Reading Faces 

 

 A Very Old Skill with Many Versions

Naomi Tickle, Founder
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From a Judge's Courtroom -- A Modern Version

Judge Edward Vincent Jones watched thousands people in his courtroom for many years, until he found he could reliably predict their personality, behavior and innate abilities from their facial features. These were not expressions, emotions and gestures, but basic hereditary structures and shapes in the face. He was so fascinated by this knowledge that he maintained detailed records. From this mass of knowledge he realized he had documented a new science.

 

Today we use special tools to measure 78 facial features. This information tells us, for example, how we process information, handle new situations, our communication style, and our innate abilities.

 

As a guide to career placement the Department of Labor has listed the skills and traits for hundreds of different careers. We enter the facial information into a computer program which searches a database of career requirements to find the best career match for your innate abilities and talents.

 

Facial Features Can't Cheat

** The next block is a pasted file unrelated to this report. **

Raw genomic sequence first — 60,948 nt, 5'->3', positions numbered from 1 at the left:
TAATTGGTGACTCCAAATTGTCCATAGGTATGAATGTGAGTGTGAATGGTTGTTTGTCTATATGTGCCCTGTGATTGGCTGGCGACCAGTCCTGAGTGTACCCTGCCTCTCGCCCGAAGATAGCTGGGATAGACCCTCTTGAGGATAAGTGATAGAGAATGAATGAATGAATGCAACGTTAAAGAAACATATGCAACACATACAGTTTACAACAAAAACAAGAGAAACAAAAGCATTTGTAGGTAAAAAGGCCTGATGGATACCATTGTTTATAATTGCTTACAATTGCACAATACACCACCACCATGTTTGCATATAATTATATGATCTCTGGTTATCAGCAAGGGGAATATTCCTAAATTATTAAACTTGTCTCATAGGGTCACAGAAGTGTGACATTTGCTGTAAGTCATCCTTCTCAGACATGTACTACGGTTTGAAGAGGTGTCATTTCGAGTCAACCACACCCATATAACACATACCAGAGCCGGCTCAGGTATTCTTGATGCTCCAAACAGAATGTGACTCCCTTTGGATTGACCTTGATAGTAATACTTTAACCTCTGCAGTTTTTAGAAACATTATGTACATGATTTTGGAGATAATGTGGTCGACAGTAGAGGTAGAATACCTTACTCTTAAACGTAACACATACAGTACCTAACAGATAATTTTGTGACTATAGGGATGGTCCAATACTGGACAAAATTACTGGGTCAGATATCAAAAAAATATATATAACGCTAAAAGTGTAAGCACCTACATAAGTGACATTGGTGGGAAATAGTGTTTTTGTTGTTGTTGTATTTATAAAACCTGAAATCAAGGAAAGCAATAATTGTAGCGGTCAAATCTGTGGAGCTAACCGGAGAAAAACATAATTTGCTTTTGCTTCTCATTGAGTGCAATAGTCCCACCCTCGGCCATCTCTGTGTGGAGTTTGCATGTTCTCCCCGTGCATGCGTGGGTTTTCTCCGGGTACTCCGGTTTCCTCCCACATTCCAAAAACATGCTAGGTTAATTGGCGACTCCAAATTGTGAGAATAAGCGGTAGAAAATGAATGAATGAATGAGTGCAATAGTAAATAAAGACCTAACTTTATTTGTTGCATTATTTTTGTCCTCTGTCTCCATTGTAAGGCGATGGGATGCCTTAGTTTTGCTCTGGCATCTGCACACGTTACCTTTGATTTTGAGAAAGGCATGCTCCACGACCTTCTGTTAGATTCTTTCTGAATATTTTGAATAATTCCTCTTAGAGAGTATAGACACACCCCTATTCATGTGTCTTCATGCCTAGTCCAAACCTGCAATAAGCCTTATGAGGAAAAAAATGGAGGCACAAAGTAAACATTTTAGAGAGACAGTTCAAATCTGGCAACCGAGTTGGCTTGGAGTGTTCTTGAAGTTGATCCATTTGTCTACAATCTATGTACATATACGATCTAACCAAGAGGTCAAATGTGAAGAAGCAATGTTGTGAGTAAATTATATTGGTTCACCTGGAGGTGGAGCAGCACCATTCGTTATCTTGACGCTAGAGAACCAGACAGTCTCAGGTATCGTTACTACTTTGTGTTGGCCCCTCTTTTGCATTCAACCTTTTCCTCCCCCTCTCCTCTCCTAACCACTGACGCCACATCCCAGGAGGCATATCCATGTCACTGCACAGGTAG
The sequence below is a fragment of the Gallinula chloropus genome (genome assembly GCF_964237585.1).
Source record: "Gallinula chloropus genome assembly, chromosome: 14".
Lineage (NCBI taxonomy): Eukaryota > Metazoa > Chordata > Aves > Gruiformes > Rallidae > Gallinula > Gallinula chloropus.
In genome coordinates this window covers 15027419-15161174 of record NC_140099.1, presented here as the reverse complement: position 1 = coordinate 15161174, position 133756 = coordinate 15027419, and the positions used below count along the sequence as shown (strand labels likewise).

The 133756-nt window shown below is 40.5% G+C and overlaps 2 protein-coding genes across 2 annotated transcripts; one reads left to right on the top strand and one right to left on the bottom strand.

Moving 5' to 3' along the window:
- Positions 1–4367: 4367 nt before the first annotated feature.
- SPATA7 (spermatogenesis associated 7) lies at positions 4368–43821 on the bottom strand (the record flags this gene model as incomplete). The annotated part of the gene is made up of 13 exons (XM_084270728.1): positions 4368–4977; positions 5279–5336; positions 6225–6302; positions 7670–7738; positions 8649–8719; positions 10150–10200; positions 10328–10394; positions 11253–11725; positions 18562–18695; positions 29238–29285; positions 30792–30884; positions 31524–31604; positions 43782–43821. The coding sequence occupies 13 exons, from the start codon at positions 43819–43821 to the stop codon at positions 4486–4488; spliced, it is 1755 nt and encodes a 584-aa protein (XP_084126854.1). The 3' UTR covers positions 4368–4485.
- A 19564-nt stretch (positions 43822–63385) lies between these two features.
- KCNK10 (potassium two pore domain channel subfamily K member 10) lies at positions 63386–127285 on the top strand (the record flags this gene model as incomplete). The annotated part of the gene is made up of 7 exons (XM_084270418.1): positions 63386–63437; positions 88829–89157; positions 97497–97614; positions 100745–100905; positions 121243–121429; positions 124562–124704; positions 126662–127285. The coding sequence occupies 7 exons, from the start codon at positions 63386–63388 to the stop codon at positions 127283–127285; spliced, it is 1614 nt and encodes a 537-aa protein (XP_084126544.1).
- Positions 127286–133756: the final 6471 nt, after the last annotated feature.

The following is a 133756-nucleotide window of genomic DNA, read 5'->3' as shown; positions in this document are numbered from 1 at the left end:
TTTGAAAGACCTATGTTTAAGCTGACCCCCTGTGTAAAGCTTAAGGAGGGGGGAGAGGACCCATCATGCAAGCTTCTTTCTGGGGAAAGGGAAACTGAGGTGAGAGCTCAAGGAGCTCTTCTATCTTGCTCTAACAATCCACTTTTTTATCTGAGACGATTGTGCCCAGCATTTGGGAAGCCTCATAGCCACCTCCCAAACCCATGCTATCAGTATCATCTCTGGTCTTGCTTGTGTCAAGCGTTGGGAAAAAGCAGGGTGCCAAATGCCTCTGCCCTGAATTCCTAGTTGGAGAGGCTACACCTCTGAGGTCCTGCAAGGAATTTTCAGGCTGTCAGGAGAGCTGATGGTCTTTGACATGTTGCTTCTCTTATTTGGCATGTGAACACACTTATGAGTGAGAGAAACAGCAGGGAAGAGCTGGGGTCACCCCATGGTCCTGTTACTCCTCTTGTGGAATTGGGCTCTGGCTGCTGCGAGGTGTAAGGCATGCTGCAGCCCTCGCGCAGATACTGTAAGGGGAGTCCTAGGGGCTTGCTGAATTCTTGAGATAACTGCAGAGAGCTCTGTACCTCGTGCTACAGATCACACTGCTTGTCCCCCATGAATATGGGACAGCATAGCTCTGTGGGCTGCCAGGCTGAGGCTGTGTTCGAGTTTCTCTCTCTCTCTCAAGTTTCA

The accuracy is astonishing. In written tests for personality, and career aptitude, e.g. Meyers Briggs and DISC there is a tendency to bias answers toward the result you're hoping for. But with facial features there are no questions asked, and no handwriting sample required. You couldn't cheat if you tried. This is why the information is so valuable, and accurate for career selection, sales, management, customer relations, counseling, coaching, team building, marriage,  relationships, family problems, etc.  

 

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Aristotle had one of the first known systems for reading faces. The skills have been rediscovered many times during the past 4000 years.





Proving the System

Jones shared his discovery and his records with Robert Whiteside, a newspaper editor. He was impressed with the accuracy, and immediately saw the value of Jones's work for real human situations. Whiteside set up detailed tests with a group of a 1050 adults -- enough to get an accurate statistical validation.  The result -- 92% accuracy.